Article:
While Sid never produced a great volume of scholarship, nevertheless he did co-author (with John Gambs) an influential textbook, Economics and Man. In its day it was widely used. He also wrote a critical assessment that introduced a volume, a “Treatise on Banking,” which examined the life and work of Alexander Bryan Johnson, a local banker who lived from 1786-1867 in the Utica area. (Interestingly a colleague of Sid’s, Lafe Todd in the Speech Department, also wrote a treatise about Johnson, more evidence that interdisciplinary cooperation is a long-standing tradition at Hamilton.)
But Sid was first and foremost a teacher. The stories from his devoted students are many and often splendid. One tangible way in which some of his students have recognized Sid’s mark on their lives is to be found in the various prizes and professorships that have been established in his honor. At Hamilton these included the Sidney and Eleanor Wertimer prize scholarships and the endowed chair established in his name. In addition at Harvard Business School there are the Sidney Wertimer prize scholarships.
Since I had the privilege of co-teaching a course with Sid for several years, I could share with you some of my more memorable observations on Sid’s teaching moments. But time is limited and, rather than do that, I would like to dwell on one dimension of Sid’s teaching in the evolution of instruction in economics at Hamilton. When he arrived Sid found that economics at Hamilton was dominated by a qualitative approach and emphasized an institutionalist methodology. Sid struggled to bring modern innovations in economics to the Hamilton classroom. One indicator of his success is that it was he who was the first instructor in economics at Hamilton who used graphical techniques to help elucidate core issues including price determination. He also added the new science of Keynesian economics to the curriculum. So, generations of Hamilton students are indebted to Sid, not only for his astonishing gifts as a natural teacher and storyteller in the classroom, but also because it was Sid who was the original “hi-tech” guy in economics at Hamilton.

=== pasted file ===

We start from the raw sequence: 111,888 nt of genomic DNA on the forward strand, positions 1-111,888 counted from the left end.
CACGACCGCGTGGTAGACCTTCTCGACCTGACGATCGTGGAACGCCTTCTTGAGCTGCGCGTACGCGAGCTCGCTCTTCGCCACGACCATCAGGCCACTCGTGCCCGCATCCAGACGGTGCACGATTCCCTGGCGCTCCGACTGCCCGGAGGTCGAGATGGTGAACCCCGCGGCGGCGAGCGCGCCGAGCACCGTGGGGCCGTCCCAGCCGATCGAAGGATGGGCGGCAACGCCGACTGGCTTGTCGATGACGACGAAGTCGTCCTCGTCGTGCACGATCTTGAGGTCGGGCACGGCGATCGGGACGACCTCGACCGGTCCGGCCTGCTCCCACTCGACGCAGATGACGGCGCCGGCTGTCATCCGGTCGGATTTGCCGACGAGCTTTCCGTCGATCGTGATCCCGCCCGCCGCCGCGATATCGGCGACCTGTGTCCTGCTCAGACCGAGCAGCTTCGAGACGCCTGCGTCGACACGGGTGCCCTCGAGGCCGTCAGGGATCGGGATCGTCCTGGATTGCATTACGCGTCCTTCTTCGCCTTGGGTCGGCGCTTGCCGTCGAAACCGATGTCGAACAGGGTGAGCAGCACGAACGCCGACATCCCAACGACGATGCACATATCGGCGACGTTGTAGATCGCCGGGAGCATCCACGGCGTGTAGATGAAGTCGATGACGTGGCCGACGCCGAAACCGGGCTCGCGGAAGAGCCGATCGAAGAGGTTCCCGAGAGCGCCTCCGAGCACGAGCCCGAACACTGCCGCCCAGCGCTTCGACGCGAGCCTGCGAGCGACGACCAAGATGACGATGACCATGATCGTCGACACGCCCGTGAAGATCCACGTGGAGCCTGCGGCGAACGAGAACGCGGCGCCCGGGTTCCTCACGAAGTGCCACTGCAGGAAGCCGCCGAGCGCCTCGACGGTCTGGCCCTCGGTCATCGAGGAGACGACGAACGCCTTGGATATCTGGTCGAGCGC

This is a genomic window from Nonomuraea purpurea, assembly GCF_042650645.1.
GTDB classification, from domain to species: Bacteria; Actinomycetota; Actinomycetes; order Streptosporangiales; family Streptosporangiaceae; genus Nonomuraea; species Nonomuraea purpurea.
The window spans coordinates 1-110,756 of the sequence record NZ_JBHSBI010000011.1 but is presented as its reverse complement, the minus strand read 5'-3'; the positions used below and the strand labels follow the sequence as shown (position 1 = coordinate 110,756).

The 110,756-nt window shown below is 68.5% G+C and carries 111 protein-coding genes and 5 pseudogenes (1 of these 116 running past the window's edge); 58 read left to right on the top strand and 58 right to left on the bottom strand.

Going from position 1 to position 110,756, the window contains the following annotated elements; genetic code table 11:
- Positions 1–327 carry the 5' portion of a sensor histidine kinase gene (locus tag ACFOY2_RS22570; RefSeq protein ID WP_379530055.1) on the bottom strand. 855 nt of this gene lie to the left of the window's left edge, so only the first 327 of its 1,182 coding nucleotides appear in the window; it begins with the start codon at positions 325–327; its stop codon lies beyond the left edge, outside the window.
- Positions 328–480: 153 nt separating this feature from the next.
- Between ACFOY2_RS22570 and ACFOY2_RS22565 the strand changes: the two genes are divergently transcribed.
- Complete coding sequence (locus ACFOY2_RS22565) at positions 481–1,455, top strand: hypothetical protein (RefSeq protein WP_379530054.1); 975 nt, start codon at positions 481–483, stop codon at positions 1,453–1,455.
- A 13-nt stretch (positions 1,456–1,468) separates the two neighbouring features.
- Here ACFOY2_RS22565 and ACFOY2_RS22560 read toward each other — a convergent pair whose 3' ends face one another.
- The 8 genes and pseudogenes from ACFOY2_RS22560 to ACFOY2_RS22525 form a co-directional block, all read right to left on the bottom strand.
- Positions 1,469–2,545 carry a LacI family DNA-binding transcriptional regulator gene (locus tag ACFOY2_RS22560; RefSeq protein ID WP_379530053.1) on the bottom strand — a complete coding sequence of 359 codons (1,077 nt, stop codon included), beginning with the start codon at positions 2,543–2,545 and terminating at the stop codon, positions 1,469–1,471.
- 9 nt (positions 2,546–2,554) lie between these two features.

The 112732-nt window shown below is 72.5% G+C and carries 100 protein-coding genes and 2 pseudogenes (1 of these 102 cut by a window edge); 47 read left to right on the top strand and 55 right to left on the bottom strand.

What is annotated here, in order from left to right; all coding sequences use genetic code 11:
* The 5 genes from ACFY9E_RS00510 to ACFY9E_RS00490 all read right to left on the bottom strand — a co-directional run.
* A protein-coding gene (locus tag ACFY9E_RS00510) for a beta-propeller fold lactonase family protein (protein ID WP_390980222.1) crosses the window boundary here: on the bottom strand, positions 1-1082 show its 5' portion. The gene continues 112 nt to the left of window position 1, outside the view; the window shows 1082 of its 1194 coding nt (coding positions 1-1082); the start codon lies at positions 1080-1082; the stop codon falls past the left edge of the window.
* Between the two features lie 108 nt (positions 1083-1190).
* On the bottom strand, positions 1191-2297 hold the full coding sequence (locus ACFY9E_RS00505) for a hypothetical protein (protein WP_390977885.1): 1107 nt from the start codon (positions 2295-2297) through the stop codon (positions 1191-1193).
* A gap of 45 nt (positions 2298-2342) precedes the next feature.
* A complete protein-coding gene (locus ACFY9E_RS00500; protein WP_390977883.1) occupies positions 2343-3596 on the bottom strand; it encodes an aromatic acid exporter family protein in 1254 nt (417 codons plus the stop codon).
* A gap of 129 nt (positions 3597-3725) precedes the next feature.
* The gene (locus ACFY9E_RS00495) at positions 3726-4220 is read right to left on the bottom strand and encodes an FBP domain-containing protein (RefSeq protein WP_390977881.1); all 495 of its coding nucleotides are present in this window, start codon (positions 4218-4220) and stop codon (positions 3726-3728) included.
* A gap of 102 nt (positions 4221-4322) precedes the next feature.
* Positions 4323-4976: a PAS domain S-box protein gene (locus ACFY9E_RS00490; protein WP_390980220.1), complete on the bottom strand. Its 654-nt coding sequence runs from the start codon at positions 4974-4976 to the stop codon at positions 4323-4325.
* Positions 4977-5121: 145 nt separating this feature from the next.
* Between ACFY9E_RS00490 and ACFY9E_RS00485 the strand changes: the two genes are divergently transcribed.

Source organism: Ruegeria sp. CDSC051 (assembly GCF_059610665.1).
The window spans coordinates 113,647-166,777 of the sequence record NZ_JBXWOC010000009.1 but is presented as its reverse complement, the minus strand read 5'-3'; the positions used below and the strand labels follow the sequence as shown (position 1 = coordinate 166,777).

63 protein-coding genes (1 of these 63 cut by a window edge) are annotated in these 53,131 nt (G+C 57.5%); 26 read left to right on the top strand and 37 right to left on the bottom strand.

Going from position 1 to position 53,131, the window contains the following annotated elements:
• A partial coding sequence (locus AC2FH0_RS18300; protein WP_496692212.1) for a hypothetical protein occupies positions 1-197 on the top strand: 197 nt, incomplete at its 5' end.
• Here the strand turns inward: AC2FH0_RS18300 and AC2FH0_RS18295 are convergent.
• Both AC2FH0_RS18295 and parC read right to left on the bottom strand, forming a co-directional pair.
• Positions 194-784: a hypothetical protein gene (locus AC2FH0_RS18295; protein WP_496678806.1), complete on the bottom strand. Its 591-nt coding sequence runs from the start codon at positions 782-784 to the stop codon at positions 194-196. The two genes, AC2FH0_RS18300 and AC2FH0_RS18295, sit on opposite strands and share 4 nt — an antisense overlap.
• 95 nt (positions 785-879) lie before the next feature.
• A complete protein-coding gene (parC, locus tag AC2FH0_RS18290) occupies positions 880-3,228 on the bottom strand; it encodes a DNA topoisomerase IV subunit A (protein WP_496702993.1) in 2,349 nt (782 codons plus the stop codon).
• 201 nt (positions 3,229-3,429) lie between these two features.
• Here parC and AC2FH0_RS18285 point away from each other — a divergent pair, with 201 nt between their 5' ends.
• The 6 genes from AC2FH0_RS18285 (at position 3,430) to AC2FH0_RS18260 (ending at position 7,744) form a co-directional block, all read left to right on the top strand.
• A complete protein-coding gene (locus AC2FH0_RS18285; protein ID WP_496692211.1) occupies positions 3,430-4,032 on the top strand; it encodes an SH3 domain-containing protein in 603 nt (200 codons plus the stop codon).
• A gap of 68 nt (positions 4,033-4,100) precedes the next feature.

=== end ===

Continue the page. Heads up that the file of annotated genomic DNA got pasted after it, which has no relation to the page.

Sid was a vigorous and energetic man with a great capacity and appetite for public service. He was a volunteer fireman for more than 40 years beginning in 1957. In 1965 he served what was to prove to be the first of three stints as a board member of the Kirkland Art Center. He was a member of the ABC board from 1972 to 1973, of the Hospice board of directors from 1986 to 1999 and also the board of directors of the Oneida County Economic Development and Growth Enterprise.
While Sid retired in 1991, he continued to teach accounting. He died on February 1, 2005, in Charleston, S.C., with his family at his side. A raconteur of the first order, he was knowledgeable in so many areas — from knowing most students by name and also being able to identify nearly all trees on the campus and provide details of their histories! All who knew him will miss this wonderful Renaissance man, his distinctive attire, his twinkling eyes, his cheerful disposition and, perhaps above all, his unmatched and abiding passion for Hamilton College.